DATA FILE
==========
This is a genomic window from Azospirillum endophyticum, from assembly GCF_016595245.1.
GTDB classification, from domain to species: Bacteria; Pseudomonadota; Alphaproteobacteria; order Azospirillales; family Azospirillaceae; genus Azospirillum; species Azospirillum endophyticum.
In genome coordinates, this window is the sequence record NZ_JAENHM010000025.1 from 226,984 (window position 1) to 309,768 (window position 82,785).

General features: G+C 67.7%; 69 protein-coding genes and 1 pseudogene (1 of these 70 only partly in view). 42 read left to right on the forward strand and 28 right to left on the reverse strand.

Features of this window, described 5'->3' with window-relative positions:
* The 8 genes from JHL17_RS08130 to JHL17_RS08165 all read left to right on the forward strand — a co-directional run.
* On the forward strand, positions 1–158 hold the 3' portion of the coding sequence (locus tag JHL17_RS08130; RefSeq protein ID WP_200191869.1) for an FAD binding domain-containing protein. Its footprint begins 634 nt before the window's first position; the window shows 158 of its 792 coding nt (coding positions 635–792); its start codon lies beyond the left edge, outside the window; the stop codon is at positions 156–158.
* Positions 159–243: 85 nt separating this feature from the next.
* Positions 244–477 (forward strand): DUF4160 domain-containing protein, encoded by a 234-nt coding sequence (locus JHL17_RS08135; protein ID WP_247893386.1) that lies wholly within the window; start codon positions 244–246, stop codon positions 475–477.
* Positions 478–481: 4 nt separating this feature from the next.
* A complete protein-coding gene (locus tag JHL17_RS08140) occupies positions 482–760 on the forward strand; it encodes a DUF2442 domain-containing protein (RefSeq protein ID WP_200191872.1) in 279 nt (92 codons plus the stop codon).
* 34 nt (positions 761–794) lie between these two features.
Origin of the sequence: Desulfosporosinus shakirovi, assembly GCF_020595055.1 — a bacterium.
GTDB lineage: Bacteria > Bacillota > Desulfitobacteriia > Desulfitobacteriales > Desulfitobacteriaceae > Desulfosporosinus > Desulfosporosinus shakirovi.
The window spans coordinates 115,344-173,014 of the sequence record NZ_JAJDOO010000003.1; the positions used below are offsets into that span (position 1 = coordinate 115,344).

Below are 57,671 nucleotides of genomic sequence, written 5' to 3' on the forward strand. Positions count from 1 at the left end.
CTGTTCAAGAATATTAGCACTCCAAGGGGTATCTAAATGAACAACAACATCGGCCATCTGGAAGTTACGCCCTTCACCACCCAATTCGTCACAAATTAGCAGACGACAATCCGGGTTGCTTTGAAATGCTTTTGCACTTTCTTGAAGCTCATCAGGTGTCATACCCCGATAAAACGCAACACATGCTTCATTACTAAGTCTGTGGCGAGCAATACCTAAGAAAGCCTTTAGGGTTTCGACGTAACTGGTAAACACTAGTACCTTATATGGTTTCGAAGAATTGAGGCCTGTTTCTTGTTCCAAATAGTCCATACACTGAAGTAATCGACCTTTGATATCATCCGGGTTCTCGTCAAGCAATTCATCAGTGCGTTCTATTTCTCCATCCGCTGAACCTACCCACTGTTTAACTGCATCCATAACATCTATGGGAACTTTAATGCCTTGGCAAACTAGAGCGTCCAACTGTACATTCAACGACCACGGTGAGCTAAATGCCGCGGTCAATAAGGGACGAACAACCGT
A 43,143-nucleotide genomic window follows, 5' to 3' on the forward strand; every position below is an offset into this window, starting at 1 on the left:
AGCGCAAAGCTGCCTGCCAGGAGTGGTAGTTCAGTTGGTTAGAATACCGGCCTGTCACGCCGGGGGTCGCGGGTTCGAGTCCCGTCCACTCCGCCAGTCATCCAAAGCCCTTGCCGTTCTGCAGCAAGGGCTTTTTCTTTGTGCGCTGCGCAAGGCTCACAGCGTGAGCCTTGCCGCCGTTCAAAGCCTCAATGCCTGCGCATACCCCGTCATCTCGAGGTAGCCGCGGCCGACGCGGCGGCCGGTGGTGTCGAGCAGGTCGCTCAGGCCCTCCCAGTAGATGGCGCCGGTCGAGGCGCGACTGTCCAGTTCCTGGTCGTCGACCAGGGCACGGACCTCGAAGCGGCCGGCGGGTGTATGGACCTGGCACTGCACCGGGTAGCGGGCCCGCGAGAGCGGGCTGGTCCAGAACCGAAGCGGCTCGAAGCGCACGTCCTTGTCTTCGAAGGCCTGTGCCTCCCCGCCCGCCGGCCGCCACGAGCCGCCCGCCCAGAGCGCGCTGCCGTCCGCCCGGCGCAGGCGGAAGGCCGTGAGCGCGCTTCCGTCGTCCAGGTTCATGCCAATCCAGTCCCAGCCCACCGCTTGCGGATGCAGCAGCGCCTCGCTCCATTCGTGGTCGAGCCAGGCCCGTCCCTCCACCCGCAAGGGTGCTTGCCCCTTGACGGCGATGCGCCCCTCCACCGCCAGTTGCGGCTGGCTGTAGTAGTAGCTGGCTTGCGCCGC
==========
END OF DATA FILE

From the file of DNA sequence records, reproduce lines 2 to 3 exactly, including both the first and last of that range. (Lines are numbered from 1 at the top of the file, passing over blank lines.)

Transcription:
GTDB classification, from domain to species: Bacteria; Pseudomonadota; Alphaproteobacteria; order Azospirillales; family Azospirillaceae; genus Azospirillum; species Azospirillum endophyticum.
In genome coordinates, this window is the sequence record NZ_JAENHM010000025.1 from 226,984 (window position 1) to 309,768 (window position 82,785).